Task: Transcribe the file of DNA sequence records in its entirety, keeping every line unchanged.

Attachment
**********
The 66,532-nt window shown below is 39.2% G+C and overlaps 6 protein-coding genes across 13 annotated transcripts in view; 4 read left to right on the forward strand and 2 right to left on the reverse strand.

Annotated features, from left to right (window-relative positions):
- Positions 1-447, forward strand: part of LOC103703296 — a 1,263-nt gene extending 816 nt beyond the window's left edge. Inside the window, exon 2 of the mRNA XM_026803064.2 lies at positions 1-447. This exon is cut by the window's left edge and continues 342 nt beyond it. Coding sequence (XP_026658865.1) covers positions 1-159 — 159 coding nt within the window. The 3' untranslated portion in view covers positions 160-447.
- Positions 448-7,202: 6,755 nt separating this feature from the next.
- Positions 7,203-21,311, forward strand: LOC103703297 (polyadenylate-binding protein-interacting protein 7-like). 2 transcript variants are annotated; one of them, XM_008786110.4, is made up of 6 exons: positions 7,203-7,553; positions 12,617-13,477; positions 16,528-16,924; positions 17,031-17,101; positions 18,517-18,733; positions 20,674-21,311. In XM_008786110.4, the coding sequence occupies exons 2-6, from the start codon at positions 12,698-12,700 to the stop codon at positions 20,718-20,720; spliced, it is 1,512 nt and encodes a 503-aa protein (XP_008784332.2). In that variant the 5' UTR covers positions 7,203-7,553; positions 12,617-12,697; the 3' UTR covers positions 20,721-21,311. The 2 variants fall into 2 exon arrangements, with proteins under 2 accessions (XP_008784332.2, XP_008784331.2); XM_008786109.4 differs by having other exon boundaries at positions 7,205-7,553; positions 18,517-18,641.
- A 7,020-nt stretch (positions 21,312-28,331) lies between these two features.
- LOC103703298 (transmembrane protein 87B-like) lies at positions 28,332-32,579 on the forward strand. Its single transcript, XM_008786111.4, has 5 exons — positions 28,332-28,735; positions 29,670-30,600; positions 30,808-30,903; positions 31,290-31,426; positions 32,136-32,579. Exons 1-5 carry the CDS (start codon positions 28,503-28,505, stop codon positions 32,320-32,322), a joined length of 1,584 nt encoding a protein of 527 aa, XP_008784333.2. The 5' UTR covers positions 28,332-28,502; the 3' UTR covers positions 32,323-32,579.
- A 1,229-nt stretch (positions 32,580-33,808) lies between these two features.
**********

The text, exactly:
The 66,532-nt window shown below is 39.2% G+C and overlaps 6 protein-coding genes across 13 annotated transcripts in view; 4 read left to right on the forward strand and 2 right to left on the reverse strand.

Annotated features, from left to right (window-relative positions):
- Positions 1-447, forward strand: part of LOC103703296 — a 1,263-nt gene extending 816 nt beyond the window's left edge. Inside the window, exon 2 of the mRNA XM_026803064.2 lies at positions 1-447. This exon is cut by the window's left edge and continues 342 nt beyond it. Coding sequence (XP_026658865.1) covers positions 1-159 — 159 coding nt within the window. The 3' untranslated portion in view covers positions 160-447.
- Positions 448-7,202: 6,755 nt separating this feature from the next.
- Positions 7,203-21,311, forward strand: LOC103703297 (polyadenylate-binding protein-interacting protein 7-like). 2 transcript variants are annotated; one of them, XM_008786110.4, is made up of 6 exons: positions 7,203-7,553; positions 12,617-13,477; positions 16,528-16,924; positions 17,031-17,101; positions 18,517-18,733; positions 20,674-21,311. In XM_008786110.4, the coding sequence occupies exons 2-6, from the start codon at positions 12,698-12,700 to the stop codon at positions 20,718-20,720; spliced, it is 1,512 nt and encodes a 503-aa protein (XP_008784332.2). In that variant the 5' UTR covers positions 7,203-7,553; positions 12,617-12,697; the 3' UTR covers positions 20,721-21,311. The 2 variants fall into 2 exon arrangements, with proteins under 2 accessions (XP_008784332.2, XP_008784331.2); XM_008786109.4 differs by having other exon boundaries at positions 7,205-7,553; positions 18,517-18,641.
- A 7,020-nt stretch (positions 21,312-28,331) lies between these two features.
- LOC103703298 (transmembrane protein 87B-like) lies at positions 28,332-32,579 on the forward strand. Its single transcript, XM_008786111.4, has 5 exons — positions 28,332-28,735; positions 29,670-30,600; positions 30,808-30,903; positions 31,290-31,426; positions 32,136-32,579. Exons 1-5 carry the CDS (start codon positions 28,503-28,505, stop codon positions 32,320-32,322), a joined length of 1,584 nt encoding a protein of 527 aa, XP_008784333.2. The 5' UTR covers positions 28,332-28,502; the 3' UTR covers positions 32,323-32,579.
- A 1,229-nt stretch (positions 32,580-33,808) lies between these two features.